Individual athletes win big in annual funding
Fundamental change hit New Zealand sport yesterday with the Crown embracing both athlete-specific and non-Olympic funding into its key investment document.
The latest four-year funding announcement for elite New Zealand sport has seen six individuals identified as public funding recipients beside big-player national organisations such as Olympic cornerstones Rowing New Zealand and Yachting New Zealand.
Teenage golfer Lydia Ko, the 15-year-old world No 1 amateur who this year became the youngest ever winner of a professional Tour event, has helped smash the mould in being guaranteed $230,000 in public funding split over the next two years.
Previously, Ko's development and demanding international travel schedule, which this year included making her way to two of 2012's four major championships, has been reliant on a trust fund operated by New Zealand Golf, the philanthropy of Sir David Levene and her parents' pockets.
Ko's coach, Guy Wilson, says the funding is vital for the youngster's development.
"The increased amount of golf Lydia has had to play overseas has accelerated her needs. It's all been privately funded, and that will still be required, but now the Government will make a contribution, which is great," Wilson said.
"Lydia has to travel so much to make sure she can continue to develop and play against the top 50 players in the world. Even just last year, her travel expenses would have been over $150,000."
The fact golf now clicks into the Olympic programme is also sure to have made an impact, reflected by all bar one of the remaining individual recipients also being in Olympic sports.
The only individual from a non-Olympic sport to receive funding is top surfer Paige Hareb - and while it's considerably less than Ko financially, Hareb's non-Olympic status means philosophically, it's far more significant.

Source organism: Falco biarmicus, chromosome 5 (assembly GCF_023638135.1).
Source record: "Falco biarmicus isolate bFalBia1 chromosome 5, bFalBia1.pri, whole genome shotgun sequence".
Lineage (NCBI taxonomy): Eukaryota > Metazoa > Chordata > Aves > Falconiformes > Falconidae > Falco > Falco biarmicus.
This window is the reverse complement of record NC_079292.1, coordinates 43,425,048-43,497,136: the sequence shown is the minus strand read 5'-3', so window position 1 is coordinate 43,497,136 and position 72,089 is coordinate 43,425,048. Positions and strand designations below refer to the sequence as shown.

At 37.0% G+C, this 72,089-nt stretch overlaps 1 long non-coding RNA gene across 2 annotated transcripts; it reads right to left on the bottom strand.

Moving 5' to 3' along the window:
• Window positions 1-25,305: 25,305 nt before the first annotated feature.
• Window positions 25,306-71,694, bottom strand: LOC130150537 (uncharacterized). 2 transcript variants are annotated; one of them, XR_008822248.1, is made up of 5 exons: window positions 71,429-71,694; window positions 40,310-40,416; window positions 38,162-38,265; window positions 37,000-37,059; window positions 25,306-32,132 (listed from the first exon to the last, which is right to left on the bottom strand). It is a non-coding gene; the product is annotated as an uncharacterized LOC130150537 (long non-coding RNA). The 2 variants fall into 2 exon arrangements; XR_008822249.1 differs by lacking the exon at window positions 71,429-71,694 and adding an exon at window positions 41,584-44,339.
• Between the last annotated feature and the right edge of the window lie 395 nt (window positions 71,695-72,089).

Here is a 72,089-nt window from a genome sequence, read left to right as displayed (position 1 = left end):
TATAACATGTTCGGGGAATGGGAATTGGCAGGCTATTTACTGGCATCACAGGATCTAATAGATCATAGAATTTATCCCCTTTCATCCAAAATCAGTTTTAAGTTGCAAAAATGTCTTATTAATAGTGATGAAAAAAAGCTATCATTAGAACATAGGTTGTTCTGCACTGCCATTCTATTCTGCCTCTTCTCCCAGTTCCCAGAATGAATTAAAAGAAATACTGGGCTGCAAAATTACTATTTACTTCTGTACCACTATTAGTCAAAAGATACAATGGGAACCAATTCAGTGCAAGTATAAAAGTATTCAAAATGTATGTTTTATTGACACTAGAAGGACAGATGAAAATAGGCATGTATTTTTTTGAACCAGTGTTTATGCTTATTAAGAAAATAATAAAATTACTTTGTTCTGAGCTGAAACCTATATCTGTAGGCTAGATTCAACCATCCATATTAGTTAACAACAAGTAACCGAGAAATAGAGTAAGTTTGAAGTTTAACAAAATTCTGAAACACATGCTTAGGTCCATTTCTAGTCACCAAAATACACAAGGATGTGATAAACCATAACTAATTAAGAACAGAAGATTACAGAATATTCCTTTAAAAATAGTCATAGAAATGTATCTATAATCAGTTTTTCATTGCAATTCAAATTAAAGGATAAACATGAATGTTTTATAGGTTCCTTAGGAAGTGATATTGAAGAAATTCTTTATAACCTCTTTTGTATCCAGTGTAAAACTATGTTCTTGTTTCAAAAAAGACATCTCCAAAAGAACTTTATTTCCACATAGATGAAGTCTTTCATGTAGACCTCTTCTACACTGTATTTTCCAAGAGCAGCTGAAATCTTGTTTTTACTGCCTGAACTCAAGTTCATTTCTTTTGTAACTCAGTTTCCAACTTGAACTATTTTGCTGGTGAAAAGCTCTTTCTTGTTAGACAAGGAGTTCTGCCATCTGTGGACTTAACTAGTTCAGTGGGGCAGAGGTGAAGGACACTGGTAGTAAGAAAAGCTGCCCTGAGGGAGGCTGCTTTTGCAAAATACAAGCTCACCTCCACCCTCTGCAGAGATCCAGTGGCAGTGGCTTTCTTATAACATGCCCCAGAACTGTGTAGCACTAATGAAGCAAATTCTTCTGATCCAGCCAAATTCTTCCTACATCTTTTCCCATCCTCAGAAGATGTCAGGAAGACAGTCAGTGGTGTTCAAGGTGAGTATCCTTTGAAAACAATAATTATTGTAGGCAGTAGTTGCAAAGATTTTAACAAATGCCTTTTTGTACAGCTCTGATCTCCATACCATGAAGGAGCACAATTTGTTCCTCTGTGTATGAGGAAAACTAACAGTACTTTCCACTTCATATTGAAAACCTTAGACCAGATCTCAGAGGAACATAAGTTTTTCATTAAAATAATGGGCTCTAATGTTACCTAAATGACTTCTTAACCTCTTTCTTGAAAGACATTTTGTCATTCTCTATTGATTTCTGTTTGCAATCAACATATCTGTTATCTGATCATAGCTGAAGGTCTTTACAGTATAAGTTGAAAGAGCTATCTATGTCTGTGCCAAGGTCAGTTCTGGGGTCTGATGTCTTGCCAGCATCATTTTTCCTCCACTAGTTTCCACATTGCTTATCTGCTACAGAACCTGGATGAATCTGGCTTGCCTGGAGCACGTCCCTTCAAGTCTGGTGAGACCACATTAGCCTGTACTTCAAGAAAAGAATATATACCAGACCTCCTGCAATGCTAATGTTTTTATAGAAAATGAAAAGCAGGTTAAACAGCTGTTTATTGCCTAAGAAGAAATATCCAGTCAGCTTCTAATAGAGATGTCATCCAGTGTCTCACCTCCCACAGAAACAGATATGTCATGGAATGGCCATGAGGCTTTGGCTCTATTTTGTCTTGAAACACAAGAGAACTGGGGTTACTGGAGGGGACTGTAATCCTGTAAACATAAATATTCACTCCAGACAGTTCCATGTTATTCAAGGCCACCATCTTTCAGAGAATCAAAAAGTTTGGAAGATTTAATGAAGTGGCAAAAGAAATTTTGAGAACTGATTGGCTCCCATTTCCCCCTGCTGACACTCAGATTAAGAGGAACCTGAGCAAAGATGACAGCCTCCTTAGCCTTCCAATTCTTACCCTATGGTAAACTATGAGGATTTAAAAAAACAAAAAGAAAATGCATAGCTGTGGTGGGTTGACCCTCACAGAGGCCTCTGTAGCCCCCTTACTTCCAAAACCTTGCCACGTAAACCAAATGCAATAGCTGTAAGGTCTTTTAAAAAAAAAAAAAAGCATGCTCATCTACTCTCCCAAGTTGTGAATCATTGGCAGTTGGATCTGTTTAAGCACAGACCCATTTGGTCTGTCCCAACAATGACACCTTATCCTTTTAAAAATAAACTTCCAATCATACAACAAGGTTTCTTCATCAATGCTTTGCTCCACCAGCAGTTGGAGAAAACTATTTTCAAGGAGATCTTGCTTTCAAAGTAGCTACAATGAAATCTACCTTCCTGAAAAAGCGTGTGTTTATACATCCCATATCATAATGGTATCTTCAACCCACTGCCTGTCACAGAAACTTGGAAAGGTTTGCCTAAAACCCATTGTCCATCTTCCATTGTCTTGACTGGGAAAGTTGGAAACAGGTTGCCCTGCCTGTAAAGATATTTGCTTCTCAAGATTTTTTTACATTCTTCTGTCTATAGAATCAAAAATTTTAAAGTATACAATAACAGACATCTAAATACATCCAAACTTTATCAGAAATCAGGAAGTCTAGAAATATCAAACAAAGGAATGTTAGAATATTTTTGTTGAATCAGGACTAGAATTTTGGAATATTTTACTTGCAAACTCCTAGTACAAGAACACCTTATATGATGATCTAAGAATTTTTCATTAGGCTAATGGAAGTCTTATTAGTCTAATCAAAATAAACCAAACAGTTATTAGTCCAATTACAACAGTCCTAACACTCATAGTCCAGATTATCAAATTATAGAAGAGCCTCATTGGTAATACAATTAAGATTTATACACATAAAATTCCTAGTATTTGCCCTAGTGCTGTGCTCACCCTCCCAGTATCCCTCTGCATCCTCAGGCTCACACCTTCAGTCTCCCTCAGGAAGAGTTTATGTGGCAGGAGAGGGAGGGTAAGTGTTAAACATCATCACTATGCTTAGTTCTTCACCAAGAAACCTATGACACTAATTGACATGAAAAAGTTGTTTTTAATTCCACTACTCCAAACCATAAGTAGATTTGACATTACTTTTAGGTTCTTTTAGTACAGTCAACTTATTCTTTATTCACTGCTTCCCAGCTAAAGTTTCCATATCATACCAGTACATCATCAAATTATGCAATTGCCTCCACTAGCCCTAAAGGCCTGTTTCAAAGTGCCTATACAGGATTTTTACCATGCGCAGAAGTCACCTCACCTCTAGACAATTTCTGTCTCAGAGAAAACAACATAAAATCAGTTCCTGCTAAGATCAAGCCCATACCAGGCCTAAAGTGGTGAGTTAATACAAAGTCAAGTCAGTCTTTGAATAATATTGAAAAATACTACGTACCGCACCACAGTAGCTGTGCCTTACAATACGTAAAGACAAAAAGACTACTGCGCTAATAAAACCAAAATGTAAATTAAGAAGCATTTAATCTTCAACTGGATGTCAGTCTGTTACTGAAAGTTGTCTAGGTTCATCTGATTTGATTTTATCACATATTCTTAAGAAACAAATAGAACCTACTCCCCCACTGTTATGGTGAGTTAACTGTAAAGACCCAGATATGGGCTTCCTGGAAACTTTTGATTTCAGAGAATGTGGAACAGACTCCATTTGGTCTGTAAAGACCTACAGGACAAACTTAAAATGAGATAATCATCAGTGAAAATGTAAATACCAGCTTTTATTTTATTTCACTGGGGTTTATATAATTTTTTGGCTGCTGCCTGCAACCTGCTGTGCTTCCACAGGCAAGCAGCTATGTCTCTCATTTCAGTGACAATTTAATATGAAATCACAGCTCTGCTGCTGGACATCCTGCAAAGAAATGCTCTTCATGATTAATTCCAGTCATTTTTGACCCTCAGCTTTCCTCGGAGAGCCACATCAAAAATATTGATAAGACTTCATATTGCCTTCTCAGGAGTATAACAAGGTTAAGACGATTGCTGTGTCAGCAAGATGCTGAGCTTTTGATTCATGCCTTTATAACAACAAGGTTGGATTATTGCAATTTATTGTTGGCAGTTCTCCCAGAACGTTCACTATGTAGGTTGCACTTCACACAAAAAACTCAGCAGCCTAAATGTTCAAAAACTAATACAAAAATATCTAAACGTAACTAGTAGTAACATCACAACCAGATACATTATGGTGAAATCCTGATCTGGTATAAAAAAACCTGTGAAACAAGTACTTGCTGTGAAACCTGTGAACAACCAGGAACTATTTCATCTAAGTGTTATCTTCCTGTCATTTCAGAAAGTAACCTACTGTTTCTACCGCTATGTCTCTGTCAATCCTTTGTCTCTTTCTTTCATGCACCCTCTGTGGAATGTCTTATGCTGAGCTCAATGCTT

Hareb has held a world top-10 ranking for the last four years, but has had to rely on public handouts and private backing to compete.
The $20,000 Hareb has been guaranteed next year will not cover all costs. But she said the news was a major breakthrough.
"It's awesome that High Performance Sport NZ have given me this opportunity.
"I'm pretty happy with what they've decided to give me and also, to be the only individual, non-Olympic athlete on the list. That's pretty special.
"There's no excuses now, I can work with my coach a lot of the next few months and won't have to spend so much time fundraising," Hareb said. "It's becoming more and more of a struggle financially to remain on the tour each year."
HPSNZ chief executive Alex Baumann said he was pleased to be able to help proven, individual athletes. "It's important but we have to take these on a case by case basis," Baumann said.
"We had to allocate our priorities first and it's a challenge. We have to have a door open where medals or world titles can be achieved in 2016."
The other individuals benefitting are canoe slalom duo Luuka Jones and Mike Dawson who get a combined $135,000 for 2013, while boxer Alexis Pritchard and Taekwondo exponent Vaughan Scott will receive $90,000 and $17,000 respectively.
Rowing, yachting and cycling were identified as priority sports for government funding over the next four years.
But swimming, men's hockey and triathlon were downgraded and face an important year to prove they deserve more.
Off the back of team eventing bronze at London 2012, equestrian is the major mover, set to receive $7.6m to 2016 (compared with $3.2m between 2009-2012), while rowing will remain New Zealand's best-funded sport ($18.4m), followed by cycling ($15.6m) and yachting ($11.2m).
Athletics is up slightly less than $1m to $7.6m while Lisa Carrington's gold medal performance has seen canoeing rise almost $1.5m to $4.8m.
While they didn't win a medal, finishing fourth in London, the women's Black Sticks' funding has also increased over the next four years, boosted by over $2m to $5.2m.
Coach Mark Hager has transformed them from 12th in the world rankings to third since taking the reins four years ago.
The losers included swimming, downgraded from a specifically targeted Olympic sport to now being a "campaign based" sport.
In other words, in being guaranteed $1.4m for 2013 it has lost $250,000 and importance now goes on the world championships for long-term funding.
The result means top swimmer Lauren Boyle, who won gold and bronze from the world short course championships over the last week, has some security.
Men's hockey has been dealt a blow and will receive $800,000 next year following a poor Games.
Over the last four-year cycle the men's Black Sticks received $3.1m.
Triathlon also faces a fight back, down to $5.6m over the full Olympic cycle from $6.1m.
The investments reflect HPSNZ goals of 14 Olympic medals in 2016 and 16 or more in 2020.